Photo's agricultural area called kerkhove
kerkhovensestraat in Oisterwijk is a long street with farms and fields to the left
and right side of the road.
The road has not changed much since 1944 and a lot of farms still exist.
Only parts of the road and several farm fields disappeared after the war because
new houses were build along the road and a big housing area that was build more to
Also the field and ditch were the Queen-City came down in disappeared because two
houses where build in this field.
The trees that stood along the left side of the road also disappeared in the process.
The trees on the opposite side of the road are still there, and also the farm en
the adjacent field still looks like it was back in 1944.
The small building belonging to a farm were the undercarriage of the glider was found
still stands today.
Just like the farm where a German FLAK gun was positioned which is still there.
The spot where the Queen-City came down in a ditch is marked with the arrow
Two houses were build in this farmers field after the war and the trees disappeared.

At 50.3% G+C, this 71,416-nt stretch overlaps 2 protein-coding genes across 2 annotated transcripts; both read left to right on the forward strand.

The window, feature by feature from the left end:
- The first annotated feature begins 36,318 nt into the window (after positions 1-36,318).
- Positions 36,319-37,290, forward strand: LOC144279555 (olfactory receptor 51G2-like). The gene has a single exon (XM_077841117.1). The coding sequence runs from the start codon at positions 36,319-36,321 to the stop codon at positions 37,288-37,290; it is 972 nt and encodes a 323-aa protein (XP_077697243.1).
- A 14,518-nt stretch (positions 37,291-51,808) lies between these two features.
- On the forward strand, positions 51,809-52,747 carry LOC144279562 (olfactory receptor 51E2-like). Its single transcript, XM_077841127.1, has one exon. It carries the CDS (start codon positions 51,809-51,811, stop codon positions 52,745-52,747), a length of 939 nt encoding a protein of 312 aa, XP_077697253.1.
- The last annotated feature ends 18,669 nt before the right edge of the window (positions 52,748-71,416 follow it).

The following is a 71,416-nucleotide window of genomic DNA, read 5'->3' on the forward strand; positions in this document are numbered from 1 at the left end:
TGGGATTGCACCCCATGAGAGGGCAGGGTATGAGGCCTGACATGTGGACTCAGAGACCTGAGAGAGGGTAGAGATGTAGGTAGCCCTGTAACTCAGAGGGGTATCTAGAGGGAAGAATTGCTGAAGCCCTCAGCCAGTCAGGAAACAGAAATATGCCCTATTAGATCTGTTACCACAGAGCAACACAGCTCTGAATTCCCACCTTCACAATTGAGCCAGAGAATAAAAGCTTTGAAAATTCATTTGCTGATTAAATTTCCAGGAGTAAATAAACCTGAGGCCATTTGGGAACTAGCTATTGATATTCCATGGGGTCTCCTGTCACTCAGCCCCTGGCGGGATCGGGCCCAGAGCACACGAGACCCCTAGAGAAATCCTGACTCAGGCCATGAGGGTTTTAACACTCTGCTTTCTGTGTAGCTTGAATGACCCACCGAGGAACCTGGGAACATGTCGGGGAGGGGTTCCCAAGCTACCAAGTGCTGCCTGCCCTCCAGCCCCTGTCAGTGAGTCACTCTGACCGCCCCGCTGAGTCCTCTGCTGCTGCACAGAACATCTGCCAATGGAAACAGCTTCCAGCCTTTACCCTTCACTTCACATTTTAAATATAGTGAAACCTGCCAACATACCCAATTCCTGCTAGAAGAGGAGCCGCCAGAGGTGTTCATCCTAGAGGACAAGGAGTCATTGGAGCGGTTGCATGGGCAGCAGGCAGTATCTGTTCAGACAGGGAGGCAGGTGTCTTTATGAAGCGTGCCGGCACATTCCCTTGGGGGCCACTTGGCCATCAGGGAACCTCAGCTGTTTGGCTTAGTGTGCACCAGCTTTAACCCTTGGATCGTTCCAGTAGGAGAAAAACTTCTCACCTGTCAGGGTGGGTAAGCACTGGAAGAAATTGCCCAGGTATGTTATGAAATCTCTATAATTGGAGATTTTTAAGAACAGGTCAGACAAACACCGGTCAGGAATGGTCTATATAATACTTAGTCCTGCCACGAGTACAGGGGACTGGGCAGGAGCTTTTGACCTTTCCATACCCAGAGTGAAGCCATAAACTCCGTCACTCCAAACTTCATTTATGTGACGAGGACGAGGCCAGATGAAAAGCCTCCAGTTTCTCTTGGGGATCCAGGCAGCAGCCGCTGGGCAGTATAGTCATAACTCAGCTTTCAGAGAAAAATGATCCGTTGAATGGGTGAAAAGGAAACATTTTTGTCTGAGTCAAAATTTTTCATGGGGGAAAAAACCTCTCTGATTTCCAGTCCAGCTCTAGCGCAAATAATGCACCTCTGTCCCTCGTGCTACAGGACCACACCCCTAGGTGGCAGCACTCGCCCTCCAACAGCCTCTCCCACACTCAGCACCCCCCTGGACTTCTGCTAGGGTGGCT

The glider was lying were the driveway to the house is situated today, a few yards
from the white sign.
The ditch to the left is not the original ditch.
The tree line on the opposite side of the road is still there.
It where these trees that broke the fall of the glider and in which the tow rope
was left hanging.
The farm on the opposite side of the crash site.
The farm and the surroundings still look the same as in 1944.
Against the little right building the glider undercarriage was found, which was later
used by locals to make a trolley.
Also the farm in the kerkhovensestraat were the Germans positioned a FLAK gun still
This photo is taken from spreeuwenburgerweg and shows the Oisterwijk windmill.
In the adjoining fields to the left behind the trees the Germans had installed another
Flak gun to shoot at the over flying air armada.
The gun could be clearly seen from the houses build along udenhoutseweg.
After the war a housing area was build on the fields in which the FLAK gun was positioned
during 18 September.
Two RAF reconnaissance photos dated 13 September 1944 show the area of kerkhove.
The photos were taken five days prior the crash of the Queen-City.
After studying the crash it is my assumption that the Queen-City most presumably
was shot down by the Flak gun positioned in the fields behind the houses along udenhoutseweg.
The aircraft came from the west and followed the railway tracks to the east into
the direction of Boxtel.